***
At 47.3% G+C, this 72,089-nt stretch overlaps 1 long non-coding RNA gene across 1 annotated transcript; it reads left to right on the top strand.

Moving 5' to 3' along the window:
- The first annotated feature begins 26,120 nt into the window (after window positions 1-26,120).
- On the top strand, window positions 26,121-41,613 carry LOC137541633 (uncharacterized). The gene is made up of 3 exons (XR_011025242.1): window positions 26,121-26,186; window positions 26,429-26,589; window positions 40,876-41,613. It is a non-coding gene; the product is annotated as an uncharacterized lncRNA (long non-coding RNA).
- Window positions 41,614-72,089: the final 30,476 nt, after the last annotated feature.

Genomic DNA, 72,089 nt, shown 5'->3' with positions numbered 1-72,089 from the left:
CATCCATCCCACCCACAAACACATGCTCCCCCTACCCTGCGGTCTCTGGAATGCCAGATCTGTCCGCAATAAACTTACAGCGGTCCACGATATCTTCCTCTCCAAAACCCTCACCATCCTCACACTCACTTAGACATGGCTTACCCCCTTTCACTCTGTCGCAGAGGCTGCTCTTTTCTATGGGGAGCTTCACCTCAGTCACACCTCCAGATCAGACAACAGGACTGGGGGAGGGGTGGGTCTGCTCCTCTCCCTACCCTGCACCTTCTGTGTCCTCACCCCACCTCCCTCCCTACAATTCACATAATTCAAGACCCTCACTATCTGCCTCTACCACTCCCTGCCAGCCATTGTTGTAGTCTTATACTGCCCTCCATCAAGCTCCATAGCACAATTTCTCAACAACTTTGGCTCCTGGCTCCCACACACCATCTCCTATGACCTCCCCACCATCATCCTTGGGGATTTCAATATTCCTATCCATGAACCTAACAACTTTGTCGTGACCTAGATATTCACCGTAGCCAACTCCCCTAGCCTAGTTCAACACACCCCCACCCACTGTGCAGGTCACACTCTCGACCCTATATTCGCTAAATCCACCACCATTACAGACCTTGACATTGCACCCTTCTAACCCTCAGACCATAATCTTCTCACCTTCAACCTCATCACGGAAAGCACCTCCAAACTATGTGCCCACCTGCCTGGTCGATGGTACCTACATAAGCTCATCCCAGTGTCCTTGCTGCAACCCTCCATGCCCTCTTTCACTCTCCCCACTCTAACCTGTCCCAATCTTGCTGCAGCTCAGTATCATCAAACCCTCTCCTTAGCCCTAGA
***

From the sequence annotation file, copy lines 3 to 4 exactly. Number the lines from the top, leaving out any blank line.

- The first annotated feature begins 26,120 nt into the window (after window positions 1-26,120).
- On the top strand, window positions 26,121-41,613 carry LOC137541633 (uncharacterized). The gene is made up of 3 exons (XR_011025242.1): window positions 26,121-26,186; window positions 26,429-26,589; window positions 40,876-41,613. It is a non-coding gene; the product is annotated as an uncharacterized lncRNA (long non-coding RNA).